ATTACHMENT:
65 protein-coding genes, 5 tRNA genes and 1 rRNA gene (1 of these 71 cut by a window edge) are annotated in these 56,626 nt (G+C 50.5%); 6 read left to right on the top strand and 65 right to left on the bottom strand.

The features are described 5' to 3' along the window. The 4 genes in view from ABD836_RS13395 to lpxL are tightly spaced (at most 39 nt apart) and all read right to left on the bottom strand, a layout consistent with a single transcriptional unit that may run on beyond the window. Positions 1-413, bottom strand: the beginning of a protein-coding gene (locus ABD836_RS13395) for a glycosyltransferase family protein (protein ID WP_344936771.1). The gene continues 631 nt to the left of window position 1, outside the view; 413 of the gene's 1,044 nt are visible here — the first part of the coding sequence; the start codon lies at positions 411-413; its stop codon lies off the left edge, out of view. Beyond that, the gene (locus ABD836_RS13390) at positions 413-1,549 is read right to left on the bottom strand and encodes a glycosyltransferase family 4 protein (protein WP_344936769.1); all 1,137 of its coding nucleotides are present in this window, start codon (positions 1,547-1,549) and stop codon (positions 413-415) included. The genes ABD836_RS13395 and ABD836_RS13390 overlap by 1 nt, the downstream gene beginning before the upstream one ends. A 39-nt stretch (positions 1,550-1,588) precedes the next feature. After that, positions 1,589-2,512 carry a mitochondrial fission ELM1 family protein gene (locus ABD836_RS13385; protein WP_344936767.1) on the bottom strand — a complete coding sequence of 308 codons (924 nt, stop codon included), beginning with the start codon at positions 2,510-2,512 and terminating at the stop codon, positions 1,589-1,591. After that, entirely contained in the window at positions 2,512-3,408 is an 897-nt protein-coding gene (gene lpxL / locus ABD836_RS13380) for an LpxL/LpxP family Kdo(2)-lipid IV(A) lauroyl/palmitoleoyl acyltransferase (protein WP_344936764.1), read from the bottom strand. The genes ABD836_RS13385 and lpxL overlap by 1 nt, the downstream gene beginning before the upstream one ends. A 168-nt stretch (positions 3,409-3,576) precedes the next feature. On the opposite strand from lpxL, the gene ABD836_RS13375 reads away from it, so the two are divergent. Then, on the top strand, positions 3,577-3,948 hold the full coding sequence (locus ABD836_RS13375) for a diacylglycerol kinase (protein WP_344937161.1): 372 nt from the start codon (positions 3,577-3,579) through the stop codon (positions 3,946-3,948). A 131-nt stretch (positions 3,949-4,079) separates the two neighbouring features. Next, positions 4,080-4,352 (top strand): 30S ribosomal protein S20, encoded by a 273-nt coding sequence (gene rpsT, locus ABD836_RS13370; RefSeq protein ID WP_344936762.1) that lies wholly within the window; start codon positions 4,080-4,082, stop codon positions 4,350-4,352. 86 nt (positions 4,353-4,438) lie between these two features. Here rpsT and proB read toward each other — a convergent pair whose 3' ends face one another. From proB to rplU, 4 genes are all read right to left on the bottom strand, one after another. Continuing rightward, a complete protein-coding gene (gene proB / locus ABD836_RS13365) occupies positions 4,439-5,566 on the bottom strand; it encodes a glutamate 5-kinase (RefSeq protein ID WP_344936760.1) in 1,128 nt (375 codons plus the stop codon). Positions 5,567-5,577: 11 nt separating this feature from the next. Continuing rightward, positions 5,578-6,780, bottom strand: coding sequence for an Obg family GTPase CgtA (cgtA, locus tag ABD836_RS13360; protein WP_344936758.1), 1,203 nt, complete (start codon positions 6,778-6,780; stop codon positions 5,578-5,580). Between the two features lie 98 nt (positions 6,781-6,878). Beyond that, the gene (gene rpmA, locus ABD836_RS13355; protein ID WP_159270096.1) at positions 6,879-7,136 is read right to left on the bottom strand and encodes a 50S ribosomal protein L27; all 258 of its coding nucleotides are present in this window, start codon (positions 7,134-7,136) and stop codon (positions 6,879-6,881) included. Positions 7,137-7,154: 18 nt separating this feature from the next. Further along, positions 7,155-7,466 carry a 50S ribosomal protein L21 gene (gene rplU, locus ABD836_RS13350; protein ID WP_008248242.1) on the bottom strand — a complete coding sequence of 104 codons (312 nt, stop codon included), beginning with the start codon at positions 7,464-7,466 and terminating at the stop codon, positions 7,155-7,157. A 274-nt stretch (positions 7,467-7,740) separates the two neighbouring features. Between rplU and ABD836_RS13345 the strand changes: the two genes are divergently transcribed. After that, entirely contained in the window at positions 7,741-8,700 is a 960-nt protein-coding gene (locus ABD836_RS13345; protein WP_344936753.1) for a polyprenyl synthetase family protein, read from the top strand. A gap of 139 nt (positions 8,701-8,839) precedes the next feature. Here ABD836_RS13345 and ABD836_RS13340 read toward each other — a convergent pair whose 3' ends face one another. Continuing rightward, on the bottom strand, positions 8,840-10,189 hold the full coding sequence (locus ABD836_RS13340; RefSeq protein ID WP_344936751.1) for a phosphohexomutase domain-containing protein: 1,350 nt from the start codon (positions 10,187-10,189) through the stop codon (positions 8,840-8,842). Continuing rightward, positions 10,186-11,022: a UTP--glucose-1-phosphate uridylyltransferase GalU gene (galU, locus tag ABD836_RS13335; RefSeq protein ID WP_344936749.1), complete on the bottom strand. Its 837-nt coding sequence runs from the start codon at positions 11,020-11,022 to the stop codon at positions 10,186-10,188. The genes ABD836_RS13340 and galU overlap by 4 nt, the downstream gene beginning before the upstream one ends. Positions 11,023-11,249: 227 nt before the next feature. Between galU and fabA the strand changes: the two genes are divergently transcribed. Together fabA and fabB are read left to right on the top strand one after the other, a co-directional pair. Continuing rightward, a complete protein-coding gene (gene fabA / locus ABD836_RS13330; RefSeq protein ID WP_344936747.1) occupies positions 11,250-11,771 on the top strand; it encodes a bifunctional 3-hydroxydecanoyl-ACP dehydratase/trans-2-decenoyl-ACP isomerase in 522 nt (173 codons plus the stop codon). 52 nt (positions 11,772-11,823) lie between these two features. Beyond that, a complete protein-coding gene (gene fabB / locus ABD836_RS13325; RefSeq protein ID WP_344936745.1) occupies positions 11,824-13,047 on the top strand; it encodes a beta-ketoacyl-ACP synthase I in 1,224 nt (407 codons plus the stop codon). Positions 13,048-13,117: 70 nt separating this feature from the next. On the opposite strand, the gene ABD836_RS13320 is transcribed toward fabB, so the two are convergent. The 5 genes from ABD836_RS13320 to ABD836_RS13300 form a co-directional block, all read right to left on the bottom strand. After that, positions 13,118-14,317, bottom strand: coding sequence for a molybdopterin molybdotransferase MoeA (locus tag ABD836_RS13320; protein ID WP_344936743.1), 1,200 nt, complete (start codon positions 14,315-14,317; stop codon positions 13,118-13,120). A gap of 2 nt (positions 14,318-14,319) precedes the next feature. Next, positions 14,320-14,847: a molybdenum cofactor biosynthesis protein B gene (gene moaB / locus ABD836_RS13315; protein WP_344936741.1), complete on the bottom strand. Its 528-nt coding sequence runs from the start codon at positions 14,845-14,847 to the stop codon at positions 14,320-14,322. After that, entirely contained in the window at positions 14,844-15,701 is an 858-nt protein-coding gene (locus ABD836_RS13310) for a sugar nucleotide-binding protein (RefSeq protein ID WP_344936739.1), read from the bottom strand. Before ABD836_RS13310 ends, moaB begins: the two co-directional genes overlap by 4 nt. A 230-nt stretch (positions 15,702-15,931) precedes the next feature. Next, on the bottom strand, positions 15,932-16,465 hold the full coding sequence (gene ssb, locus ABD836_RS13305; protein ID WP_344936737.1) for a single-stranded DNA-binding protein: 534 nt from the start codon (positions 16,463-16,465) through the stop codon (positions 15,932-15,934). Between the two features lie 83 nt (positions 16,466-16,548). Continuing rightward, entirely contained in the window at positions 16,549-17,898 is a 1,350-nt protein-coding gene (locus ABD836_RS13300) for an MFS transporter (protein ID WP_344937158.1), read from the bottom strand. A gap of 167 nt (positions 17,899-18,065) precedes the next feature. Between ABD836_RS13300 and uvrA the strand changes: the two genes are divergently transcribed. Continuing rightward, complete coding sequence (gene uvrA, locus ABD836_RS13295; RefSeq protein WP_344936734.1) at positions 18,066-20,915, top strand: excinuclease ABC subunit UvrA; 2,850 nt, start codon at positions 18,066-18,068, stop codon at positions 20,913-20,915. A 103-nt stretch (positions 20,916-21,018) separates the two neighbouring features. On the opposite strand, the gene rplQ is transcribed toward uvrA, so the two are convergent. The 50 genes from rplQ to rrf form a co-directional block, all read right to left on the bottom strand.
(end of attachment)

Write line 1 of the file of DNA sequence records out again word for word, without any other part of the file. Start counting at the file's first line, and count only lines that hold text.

65 protein-coding genes, 5 tRNA genes and 1 rRNA gene (1 of these 71 cut by a window edge) are annotated in these 56,626 nt (G+C 50.5%); 6 read left to right on the top strand and 65 right to left on the bottom strand.